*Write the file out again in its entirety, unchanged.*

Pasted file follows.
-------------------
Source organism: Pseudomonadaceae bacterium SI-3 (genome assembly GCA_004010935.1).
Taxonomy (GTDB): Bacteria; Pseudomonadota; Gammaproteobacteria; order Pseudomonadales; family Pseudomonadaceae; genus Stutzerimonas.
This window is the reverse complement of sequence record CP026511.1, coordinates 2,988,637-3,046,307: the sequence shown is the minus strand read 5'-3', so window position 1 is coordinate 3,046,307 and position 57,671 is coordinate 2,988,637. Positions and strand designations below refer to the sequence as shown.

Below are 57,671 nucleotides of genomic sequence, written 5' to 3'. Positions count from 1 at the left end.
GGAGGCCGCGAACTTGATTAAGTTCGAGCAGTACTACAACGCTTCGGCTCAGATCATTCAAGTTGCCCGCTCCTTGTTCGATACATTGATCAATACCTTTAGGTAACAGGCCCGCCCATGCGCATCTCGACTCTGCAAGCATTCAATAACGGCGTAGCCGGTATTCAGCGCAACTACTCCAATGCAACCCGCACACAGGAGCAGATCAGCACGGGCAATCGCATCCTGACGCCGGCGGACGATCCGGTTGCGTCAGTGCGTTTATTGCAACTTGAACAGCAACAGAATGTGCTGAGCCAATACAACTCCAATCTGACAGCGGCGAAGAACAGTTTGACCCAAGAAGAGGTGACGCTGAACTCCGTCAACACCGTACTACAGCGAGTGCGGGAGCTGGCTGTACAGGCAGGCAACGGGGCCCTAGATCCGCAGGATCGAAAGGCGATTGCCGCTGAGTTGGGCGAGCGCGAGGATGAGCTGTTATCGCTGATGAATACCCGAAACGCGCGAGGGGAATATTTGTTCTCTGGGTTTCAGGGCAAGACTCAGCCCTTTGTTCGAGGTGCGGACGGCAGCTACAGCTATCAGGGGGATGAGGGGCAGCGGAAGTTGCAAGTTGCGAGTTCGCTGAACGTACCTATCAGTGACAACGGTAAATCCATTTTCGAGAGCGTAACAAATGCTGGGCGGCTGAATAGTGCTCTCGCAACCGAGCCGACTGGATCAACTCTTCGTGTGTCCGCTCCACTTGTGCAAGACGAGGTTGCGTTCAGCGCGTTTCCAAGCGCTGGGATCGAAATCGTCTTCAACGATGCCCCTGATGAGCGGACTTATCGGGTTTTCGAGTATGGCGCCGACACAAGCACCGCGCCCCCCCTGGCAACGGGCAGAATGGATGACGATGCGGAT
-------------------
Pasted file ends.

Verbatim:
Source organism: Pseudomonadaceae bacterium SI-3 (genome assembly GCA_004010935.1).
Taxonomy (GTDB): Bacteria; Pseudomonadota; Gammaproteobacteria; order Pseudomonadales; family Pseudomonadaceae; genus Stutzerimonas.
This window is the reverse complement of sequence record CP026511.1, coordinates 2,988,637-3,046,307: the sequence shown is the minus strand read 5'-3', so window position 1 is coordinate 3,046,307 and position 57,671 is coordinate 2,988,637. Positions and strand designations below refer to the sequence as shown.

Below are 57,671 nucleotides of genomic sequence, written 5' to 3'. Positions count from 1 at the left end.
GGAGGCCGCGAACTTGATTAAGTTCGAGCAGTACTACAACGCTTCGGCTCAGATCATTCAAGTTGCCCGCTCCTTGTTCGATACATTGATCAATACCTTTAGGTAACAGGCCCGCCCATGCGCATCTCGACTCTGCAAGCATTCAATAACGGCGTAGCCGGTATTCAGCGCAACTACTCCAATGCAACCCGCACACAGGAGCAGATCAGCACGGGCAATCGCATCCTGACGCCGGCGGACGATCCGGTTGCGTCAGTGCGTTTATTGCAACTTGAACAGCAACAGAATGTGCTGAGCCAATACAACTCCAATCTGACAGCGGCGAAGAACAGTTTGACCCAAGAAGAGGTGACGCTGAACTCCGTCAACACCGTACTACAGCGAGTGCGGGAGCTGGCTGTACAGGCAGGCAACGGGGCCCTAGATCCGCAGGATCGAAAGGCGATTGCCGCTGAGTTGGGCGAGCGCGAGGATGAGCTGTTATCGCTGATGAATACCCGAAACGCGCGAGGGGAATATTTGTTCTCTGGGTTTCAGGGCAAGACTCAGCCCTTTGTTCGAGGTGCGGACGGCAGCTACAGCTATCAGGGGGATGAGGGGCAGCGGAAGTTGCAAGTTGCGAGTTCGCTGAACGTACCTATCAGTGACAACGGTAAATCCATTTTCGAGAGCGTAACAAATGCTGGGCGGCTGAATAGTGCTCTCGCAACCGAGCCGACTGGATCAACTCTTCGTGTGTCCGCTCCACTTGTGCAAGACGAGGTTGCGTTCAGCGCGTTTCCAAGCGCTGGGATCGAAATCGTCTTCAACGATGCCCCTGATGAGCGGACTTATCGGGTTTTCGAGTATGGCGCCGACACAAGCACCGCGCCCCCCCTGGCAACGGGCAGAATGGATGACGATGCGGAT